(CNN) -- If President Barack Obama still needed a reminder that diversity within his second term Cabinet was a contentious issue, he got one Saturday night.
"Mr. President, your hair is so white it can be a member of your Cabinet," jabbed Conan O'Brien at the annual correspondents' dinner in Washington, drawing laughs and some loud "ooos" from the crowd of political insiders.
On Monday, Obama will nominate Anthony Foxx to become transportation secretary, the first African-American pick for his second term cabinet. The post comes with vast oversight responsibility over the nation's roads, airports, railroads and seaways.
If confirmed by the Senate, Foxx would bring to two the number of African-Americans currently heading Cabinet agencies under Obama, joining Attorney General Eric Holder. In his first term, two other African-Americans - U.S. Trade Representative Ron Kirk and EPA Administrator Lisa Jackson - served in Obama's Cabinet.
Announcing Foxx as Obama's pick for transportation secretary, the White House noted his achievements in opening a new runway at Charlotte/Douglas International Airport, and his championing a new streetcar system in the Queen City. He also helped lead last summer's Democratic National Convention, which drew tens of thousands to Charlotte without any major logistical hiccups.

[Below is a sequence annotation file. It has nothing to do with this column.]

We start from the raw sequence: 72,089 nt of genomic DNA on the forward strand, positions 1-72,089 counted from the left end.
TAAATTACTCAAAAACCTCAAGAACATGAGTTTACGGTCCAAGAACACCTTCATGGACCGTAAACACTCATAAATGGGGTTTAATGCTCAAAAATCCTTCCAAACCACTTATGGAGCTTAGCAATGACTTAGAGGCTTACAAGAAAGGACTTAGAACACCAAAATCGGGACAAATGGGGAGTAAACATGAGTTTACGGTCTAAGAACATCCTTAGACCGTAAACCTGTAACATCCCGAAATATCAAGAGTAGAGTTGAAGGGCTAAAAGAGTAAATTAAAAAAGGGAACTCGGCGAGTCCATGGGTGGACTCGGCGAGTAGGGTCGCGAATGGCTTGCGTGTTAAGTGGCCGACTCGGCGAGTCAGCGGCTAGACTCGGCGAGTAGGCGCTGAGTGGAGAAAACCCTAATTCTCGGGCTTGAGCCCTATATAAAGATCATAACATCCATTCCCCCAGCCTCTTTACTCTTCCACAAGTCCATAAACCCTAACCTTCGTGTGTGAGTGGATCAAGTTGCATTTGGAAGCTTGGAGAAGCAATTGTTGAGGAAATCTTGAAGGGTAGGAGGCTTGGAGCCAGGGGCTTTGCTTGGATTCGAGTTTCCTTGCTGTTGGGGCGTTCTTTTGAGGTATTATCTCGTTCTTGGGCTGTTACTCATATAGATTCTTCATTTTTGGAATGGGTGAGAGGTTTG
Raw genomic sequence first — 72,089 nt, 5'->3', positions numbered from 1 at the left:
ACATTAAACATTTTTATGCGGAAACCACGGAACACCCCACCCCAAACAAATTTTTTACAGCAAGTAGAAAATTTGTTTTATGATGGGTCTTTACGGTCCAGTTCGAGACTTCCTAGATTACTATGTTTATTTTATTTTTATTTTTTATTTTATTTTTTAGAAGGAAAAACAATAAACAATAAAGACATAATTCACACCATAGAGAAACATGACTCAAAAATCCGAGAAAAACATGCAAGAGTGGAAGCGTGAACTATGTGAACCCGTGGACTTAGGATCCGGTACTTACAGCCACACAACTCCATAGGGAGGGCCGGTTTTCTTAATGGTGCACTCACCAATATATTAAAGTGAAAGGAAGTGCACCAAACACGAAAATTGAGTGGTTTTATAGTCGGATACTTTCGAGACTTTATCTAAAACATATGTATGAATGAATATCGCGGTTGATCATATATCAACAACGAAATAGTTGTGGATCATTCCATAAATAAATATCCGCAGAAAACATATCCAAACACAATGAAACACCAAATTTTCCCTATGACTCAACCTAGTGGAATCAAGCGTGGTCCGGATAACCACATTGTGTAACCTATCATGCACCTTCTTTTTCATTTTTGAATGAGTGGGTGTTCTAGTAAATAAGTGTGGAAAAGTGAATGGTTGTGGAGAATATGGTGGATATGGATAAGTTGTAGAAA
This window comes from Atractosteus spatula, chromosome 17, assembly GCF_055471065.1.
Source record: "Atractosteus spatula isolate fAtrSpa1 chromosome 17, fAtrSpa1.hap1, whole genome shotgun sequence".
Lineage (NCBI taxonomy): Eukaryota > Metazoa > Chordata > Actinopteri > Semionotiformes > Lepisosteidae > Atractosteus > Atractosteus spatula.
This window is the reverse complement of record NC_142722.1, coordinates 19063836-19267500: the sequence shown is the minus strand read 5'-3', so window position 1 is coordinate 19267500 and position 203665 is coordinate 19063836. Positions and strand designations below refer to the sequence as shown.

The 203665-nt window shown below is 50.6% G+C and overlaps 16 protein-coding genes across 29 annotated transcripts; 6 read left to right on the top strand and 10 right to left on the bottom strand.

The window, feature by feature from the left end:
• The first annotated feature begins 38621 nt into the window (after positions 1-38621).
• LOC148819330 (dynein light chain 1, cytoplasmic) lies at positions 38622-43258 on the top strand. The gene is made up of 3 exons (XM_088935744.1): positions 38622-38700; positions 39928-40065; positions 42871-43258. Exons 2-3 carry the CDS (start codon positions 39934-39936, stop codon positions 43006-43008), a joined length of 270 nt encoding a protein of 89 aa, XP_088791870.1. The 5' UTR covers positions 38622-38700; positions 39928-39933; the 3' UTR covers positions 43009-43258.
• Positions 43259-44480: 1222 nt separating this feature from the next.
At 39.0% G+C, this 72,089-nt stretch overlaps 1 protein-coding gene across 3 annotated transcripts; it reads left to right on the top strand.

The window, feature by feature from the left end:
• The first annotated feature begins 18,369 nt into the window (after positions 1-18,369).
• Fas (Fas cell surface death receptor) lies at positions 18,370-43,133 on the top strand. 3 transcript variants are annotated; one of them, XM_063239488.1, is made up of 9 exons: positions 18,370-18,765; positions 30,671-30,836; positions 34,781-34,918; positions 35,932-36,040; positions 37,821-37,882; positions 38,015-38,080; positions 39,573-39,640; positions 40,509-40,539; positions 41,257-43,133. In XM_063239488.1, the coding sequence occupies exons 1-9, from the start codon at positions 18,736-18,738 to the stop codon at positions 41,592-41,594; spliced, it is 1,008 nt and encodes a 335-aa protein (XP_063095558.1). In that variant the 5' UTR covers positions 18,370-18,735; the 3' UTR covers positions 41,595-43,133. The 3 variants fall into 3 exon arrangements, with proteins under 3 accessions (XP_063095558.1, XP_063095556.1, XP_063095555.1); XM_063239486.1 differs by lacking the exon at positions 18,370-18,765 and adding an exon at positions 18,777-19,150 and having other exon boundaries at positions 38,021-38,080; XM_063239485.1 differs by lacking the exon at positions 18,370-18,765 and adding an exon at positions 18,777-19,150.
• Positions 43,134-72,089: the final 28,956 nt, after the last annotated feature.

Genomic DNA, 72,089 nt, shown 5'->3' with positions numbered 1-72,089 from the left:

"As mayor of one of America's most vibrant cities, Anthony Foxx knows firsthand that investing in world-class infrastructure is vital to creating good jobs and ensuring American businesses can grow and compete in the global economy," the White House official said.
But picking Foxx will also help dispel the image of Obama naming only white men to top posts in his administration. The criticism began earlier this year, when the first Cabinet picks of Obama's second term - Secretary of State John Kerry, Defense Secretary Chuck Hagel, and Treasury Secretary Jack Lew - were all white men.
After taking heat, Obama named several women to prominent roles, including Sylvia Mathews Burwell as director of his budget office and Mary Schapiro as the chief of the Securities and Exchange Commission.
But groups like the Congressional Black Caucus cried foul, saying the lack of African-American nominees amounted to a snub for his most ardent supporters.
Rep. Bennie Thompson, D-Mississippi, said in a weekly address for the CBC that Obama "has once again overlooked his most loyal constituency."
"President Obama has selected the lowest number of African American Cabinet members in 38 years, and fewer than his Republican predecessor George Bush who nominated four African Americans to his Cabinet," Thompson said on April 9.
The CBC's chairwoman, Rep. Marcia Fudge, wrote in a letter to Obama that "the people you have chosen to appoint in this new term have hardly been reflective of this country's diversity."
Obama himself disputed the notion his inner circle was lacking diversity, urging patience at a news conference in January.
"I'm very proud that in the first four years we had as diverse, if not more diverse, a White House and a Cabinet than any in history," he said on January 14. "And I intend to continue that, because it turns out that when you look for the very best people, given the incredible diversity of this country, you're going to end up with a diverse staff and a diverse team."
"I think until you've seen what my overall team looks like, it's premature to assume that somehow we're going backwards," he added later. "We're not going backwards, we're going forward."